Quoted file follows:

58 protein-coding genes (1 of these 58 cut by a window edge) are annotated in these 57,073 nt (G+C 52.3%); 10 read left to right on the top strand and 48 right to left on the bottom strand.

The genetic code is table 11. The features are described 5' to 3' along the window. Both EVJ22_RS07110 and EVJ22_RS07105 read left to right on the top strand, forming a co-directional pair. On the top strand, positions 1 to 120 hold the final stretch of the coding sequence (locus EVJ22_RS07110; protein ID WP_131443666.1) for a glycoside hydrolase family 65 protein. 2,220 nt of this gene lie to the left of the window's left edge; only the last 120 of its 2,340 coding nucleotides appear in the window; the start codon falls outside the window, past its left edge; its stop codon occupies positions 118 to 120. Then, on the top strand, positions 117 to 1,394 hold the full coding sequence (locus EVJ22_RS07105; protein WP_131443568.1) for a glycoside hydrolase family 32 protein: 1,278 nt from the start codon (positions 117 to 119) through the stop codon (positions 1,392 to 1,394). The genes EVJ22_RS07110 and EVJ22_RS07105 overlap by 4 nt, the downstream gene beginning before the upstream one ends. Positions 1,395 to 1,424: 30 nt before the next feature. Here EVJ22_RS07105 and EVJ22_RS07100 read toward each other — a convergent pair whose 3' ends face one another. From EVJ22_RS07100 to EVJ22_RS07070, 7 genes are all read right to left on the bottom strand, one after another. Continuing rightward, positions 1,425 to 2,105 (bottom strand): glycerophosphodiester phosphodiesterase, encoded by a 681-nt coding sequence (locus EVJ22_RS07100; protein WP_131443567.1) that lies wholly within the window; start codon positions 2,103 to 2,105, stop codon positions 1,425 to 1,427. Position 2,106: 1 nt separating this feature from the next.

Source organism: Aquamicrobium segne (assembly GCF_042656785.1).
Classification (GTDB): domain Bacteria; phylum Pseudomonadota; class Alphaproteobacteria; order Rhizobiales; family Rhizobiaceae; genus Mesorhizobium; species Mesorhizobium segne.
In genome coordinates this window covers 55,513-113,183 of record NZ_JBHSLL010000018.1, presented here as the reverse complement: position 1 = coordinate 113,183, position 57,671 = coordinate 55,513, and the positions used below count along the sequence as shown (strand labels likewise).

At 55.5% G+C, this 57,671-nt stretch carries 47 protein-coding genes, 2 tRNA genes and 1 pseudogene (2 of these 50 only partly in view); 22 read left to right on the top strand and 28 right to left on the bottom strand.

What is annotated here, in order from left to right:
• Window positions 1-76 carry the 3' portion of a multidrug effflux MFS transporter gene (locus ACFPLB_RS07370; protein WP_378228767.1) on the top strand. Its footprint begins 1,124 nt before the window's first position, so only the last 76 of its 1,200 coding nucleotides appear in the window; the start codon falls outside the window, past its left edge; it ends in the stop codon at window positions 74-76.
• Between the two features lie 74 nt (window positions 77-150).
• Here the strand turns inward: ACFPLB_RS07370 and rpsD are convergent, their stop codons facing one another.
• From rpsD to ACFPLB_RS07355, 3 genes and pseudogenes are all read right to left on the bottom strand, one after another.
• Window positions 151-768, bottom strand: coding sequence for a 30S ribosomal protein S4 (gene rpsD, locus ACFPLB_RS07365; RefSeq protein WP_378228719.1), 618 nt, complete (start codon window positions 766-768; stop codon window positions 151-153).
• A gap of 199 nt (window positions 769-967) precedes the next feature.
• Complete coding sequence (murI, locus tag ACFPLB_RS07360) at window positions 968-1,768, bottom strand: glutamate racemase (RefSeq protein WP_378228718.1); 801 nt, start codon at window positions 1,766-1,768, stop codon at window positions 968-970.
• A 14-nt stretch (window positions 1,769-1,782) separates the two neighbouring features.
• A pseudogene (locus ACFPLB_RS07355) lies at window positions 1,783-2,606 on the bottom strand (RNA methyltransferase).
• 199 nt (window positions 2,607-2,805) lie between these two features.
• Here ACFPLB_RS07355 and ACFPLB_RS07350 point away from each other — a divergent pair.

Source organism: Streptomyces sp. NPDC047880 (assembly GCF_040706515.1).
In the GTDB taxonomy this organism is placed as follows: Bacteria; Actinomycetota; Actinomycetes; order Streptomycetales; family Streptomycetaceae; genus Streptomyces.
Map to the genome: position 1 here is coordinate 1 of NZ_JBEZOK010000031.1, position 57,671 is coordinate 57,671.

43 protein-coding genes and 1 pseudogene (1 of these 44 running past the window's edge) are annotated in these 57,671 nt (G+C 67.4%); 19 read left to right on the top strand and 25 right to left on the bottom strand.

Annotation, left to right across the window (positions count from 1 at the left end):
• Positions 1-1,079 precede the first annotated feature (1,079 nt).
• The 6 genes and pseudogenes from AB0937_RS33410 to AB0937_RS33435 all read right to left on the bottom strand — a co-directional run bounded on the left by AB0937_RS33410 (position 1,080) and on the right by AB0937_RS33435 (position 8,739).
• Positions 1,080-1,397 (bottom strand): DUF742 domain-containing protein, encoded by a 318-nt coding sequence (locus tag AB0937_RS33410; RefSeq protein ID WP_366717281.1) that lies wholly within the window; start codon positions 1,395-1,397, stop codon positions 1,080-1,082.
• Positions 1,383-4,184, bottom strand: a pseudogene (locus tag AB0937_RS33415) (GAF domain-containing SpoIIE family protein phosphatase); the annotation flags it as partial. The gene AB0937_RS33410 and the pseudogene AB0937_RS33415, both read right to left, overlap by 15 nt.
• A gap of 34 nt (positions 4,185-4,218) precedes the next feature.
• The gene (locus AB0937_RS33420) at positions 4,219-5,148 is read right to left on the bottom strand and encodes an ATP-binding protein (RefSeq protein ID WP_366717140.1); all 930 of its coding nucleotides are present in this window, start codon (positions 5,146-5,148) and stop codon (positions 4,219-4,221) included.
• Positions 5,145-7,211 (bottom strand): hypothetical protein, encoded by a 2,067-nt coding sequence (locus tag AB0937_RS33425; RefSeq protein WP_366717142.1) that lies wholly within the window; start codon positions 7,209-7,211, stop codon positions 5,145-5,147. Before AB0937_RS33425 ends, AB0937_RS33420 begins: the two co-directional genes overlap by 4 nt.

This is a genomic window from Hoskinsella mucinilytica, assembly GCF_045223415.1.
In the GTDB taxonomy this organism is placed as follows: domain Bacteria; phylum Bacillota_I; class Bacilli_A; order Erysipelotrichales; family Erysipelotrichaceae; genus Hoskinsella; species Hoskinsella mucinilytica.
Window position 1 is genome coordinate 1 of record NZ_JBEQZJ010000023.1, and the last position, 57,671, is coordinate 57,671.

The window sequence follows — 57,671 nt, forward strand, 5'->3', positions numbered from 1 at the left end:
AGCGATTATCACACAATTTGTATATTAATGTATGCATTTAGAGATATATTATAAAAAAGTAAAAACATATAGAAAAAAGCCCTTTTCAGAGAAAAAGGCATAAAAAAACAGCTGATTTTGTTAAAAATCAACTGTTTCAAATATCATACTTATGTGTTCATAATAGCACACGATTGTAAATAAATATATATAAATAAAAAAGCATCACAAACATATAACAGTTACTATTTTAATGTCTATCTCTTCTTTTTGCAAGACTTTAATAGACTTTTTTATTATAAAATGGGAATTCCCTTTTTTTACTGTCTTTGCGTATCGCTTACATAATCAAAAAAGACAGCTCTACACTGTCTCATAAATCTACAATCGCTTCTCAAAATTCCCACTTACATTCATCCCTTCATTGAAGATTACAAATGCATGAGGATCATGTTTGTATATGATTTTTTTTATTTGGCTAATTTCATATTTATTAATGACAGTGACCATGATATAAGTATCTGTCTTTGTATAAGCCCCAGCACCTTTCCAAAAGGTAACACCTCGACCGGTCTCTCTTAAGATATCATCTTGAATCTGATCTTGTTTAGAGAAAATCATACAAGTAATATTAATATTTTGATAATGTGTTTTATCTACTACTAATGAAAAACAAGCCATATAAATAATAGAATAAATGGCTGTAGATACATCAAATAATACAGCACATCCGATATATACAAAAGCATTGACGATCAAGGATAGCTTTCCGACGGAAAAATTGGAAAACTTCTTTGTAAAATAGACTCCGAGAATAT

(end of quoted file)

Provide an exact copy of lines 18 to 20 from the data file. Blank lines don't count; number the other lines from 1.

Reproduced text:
• Here ACFPLB_RS07355 and ACFPLB_RS07350 point away from each other — a divergent pair.

Source organism: Streptomyces sp. NPDC047880 (assembly GCF_040706515.1).
In the GTDB taxonomy this organism is placed as follows: Bacteria; Actinomycetota; Actinomycetes; order Streptomycetales; family Streptomycetaceae; genus Streptomyces.